Medium has a regular Way We Work session where their engineering team shares tips in lightning talks of ~5-10 minutes. The topics covered in the Teams Session are: the value of diversity and listening, finding your path, management roles at Medium, and running effective meetings in a holacracy environment. I got most out of the first presentation (diversity and listening). Two points stood out in particular: (1) the listening framework: Receive, appreciate, summarize and ask and (2) “conversations are not contests”. If you just have only seven minutes, go watch the first presentation. It’s well worth the time.

Mega post on company culture

Evergreen is a fortnightly business newsletter by Eric Jorgenson compiling great articles around a specific topic. The current edition is around company culture. It contains so many great insights and anecdotes, including this bit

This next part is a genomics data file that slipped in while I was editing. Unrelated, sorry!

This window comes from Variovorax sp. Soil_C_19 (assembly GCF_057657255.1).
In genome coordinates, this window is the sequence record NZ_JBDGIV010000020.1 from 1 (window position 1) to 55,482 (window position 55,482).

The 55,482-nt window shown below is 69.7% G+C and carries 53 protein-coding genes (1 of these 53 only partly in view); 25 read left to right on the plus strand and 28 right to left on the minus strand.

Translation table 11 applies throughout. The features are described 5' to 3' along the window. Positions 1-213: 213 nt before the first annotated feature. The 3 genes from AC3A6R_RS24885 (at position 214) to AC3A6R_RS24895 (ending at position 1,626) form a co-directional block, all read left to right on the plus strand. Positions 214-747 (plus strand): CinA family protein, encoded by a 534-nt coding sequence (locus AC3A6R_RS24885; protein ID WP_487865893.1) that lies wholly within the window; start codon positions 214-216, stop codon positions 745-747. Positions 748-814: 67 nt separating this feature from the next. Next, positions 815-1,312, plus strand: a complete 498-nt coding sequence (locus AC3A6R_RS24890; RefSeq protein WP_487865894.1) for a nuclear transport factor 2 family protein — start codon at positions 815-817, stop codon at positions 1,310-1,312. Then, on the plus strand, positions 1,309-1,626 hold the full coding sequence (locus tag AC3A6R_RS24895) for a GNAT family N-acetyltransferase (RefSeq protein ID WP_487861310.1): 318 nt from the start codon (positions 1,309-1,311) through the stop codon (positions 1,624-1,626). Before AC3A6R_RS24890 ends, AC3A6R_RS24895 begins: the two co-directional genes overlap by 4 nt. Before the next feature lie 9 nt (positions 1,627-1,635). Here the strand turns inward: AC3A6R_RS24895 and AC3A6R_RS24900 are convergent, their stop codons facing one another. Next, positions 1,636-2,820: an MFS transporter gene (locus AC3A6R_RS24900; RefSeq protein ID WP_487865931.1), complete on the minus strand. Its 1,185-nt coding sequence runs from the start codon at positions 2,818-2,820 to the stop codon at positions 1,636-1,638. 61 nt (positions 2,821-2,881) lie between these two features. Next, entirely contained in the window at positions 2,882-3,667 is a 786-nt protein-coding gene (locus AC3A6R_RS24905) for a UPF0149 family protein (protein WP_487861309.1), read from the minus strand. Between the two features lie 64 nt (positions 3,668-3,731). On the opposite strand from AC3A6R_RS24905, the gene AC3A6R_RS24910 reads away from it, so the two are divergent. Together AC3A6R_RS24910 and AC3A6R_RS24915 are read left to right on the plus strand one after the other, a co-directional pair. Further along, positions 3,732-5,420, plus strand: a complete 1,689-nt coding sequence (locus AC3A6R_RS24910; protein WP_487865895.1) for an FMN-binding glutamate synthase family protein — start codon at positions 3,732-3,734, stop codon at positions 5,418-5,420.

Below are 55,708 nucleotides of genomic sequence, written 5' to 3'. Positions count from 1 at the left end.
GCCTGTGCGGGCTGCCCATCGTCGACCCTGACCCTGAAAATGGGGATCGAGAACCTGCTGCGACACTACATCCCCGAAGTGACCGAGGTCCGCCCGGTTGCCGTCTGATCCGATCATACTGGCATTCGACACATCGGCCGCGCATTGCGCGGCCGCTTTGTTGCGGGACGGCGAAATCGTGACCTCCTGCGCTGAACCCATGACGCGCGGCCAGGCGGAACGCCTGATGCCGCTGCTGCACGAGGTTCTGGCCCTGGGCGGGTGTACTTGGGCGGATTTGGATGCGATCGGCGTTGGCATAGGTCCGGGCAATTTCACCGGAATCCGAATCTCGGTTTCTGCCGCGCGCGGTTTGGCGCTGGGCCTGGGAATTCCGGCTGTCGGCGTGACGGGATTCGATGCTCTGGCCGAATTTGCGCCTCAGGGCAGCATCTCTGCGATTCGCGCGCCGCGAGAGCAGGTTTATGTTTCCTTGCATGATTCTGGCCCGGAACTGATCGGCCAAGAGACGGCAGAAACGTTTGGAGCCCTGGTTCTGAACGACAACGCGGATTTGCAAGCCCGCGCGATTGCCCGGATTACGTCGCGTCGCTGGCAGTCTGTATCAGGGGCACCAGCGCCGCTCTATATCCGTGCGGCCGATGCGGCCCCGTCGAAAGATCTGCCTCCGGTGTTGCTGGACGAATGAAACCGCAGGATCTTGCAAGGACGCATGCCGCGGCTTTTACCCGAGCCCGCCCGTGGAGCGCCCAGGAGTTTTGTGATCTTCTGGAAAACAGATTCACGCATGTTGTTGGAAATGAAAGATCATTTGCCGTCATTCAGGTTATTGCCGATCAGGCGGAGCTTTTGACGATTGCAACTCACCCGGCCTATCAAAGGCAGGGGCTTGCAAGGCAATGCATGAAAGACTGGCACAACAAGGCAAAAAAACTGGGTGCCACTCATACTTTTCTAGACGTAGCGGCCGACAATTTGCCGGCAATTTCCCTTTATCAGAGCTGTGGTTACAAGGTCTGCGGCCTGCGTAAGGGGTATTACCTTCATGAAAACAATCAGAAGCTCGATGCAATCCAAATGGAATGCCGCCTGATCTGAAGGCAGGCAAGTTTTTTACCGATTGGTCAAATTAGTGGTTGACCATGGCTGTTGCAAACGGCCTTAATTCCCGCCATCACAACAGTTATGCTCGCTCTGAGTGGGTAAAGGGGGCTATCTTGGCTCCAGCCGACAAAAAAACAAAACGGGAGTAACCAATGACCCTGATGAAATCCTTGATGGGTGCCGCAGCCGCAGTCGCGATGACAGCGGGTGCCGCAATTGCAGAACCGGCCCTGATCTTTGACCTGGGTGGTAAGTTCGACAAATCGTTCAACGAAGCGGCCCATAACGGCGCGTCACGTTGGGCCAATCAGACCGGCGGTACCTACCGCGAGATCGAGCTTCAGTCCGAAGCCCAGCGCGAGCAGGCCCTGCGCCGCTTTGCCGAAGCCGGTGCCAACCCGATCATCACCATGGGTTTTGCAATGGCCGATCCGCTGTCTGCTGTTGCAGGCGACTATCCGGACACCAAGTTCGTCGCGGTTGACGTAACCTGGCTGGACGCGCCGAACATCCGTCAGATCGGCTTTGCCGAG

When Facebook first started to grow, Mark Zuckerberg spent time asking other CEOs about some of the things they did early on at Microsoft, Apple, and others to establish culture and explain to people what it meant to work there. One of the best pieces of advice he got was to write down a succinct list of what it meant to be “one of us.”

Source: Most Company Culture Posts are Fluffy Bullshit — Here is what you actually need to know